Pollinators and Flowers

This was originally published on Native Plants & Wildlife Gardens. In North America hummingbirds pollinate, in the southwest bats pollinate,  but most of all, insects pollinate. By far the most popular garden pollinators are hummingbirds and butterflies, but there are many other beautiful (in a less traditional way) pollinators including flies, bees, moths and beetles. Many pollinators visit flowers for the nectar, such as butterflies, ants and honeybees, however many insects, including bumble bees and lady beetles, visit for the pollen, which they consume. Many plants have evolved different shapes and colors of flowers to attract certain types of pollinators. There’s...

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Native Plants and Balconies

This was originally published on Native Plants & Wildlife Gardens. Planning a garden on a balcony is often a challenging prospect, but using native plants can both help, and cause further frustration. Balconies are a very different environment from the places native plants usually grow. In addition to the usual challenges of balcony gardens such as using containers, reflected heat and sun exposure, the weather in cities where most balconies are located is also different. The humidity is often lower in the city, precipitation is higher due to a lack of tree canopy and there’s more runoff. Temperatures in the...

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Hedgerows From Romans to Habitat

  This is a revised and updated post which was originally published on June 2, 2010. History Although not as significant in the US as in the UK, hedgerows nonetheless offer a valuable design opportunity for wildlife habitat. In the simplest terms, a hedgerow is a row of wild trees and shrubs, packed closely together. In the UK they have a very long and interesting history, dating back thousands of years. They were a mixed blessing, good for wildlife, but very bad for peasant farmers. Historically, hedgerows were the remnants of woodlands cleared to make way for agricultural fields. With the passing...

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Native Plants and Wildlife Gardens Roundup

Following are the last four of my posts on the Native Plants & Wildlife Gardens blog. A Propagation Primer Propagation has been on my mind lately. We recently moved into a house with a very bare yard and although I brought all of my plants from our apartment balcony, they hardly make a dent in the yard. I recently visited the local native plant sale and despite spending a hundred dollars, the plants are also not going to make much of an impact. I recently wrote aboutmethods for collecting native plants, which is a great way to acquire hard to find...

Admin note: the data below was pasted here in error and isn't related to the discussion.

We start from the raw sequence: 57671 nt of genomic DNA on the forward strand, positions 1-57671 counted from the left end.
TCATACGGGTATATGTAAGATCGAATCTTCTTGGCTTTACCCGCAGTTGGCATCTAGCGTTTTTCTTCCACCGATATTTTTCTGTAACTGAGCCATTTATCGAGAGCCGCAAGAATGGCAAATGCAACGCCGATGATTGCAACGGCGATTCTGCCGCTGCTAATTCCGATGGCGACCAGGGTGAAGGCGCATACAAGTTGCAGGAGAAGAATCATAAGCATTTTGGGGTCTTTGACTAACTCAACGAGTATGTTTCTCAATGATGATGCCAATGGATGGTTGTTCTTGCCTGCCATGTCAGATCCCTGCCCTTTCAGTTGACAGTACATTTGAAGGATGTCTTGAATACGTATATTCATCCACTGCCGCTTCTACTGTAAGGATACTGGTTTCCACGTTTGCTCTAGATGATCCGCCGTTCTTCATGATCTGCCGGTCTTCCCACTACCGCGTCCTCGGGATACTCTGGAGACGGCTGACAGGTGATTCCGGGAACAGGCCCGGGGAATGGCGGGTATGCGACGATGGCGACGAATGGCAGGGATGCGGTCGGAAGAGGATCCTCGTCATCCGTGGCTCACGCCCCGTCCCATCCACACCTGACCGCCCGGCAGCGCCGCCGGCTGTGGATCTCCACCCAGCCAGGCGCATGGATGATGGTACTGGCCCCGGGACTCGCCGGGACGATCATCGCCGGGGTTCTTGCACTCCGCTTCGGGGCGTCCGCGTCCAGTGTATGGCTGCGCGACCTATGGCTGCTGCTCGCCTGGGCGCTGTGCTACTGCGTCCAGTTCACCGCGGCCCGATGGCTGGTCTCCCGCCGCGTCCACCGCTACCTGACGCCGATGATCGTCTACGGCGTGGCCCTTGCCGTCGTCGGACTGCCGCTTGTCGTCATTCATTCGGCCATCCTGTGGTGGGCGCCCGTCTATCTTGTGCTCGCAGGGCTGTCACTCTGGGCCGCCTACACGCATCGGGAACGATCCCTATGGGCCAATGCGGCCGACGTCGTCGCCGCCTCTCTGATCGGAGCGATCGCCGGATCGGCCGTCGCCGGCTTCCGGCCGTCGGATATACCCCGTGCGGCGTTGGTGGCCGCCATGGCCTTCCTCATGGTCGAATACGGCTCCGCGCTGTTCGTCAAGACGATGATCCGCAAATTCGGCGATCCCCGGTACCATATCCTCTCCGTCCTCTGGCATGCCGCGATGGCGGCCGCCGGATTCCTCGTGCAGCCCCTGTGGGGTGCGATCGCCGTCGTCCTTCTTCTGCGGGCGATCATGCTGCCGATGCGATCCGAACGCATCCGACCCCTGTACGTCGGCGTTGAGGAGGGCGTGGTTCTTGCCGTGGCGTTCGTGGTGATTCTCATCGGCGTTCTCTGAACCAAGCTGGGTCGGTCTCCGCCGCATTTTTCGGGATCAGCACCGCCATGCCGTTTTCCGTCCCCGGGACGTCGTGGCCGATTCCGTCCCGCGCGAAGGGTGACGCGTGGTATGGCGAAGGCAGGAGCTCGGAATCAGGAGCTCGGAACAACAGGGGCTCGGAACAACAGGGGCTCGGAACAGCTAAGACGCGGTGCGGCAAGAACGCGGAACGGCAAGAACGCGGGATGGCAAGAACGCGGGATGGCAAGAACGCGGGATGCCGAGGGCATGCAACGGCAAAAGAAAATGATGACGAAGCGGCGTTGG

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5 Wildlife Gardening Resources for the Pacific Northwest

This was originally was published on Native Plants & Wildlife Gardens. Landscaping for Wildlife in the Pacific Northwest It seems that any time I talk with somebody about landscaping for wildlife or make a book recommendation, this is the first one I mention. There is simply no better book for this region, and in fact this book contains information useful for nearly every region when it comes to wildlife landscaping. There is not a single wasted page in this book and it’s packed full of valuable information including everything from making a pond, choosing the right plants and building bat houses....

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Wildlife Habitat Certification

Wildlife habitat certification is offered through many organizations as a way of creating, improving and monitoring wildlife habitats both nationally and regionally. They also come in a variety of settings from backyards to commercial sites to golf courses and entire communities. Some programs offer incentives and assistance while others offer tips and advice and yet others are for science. Although many are focused on birds as the main wildlife species, they all improve habitat for many species. There are many reasons to certify a habitat, one is simply for recognition of the wildlife habitat. Another reason is to educate neighbors...

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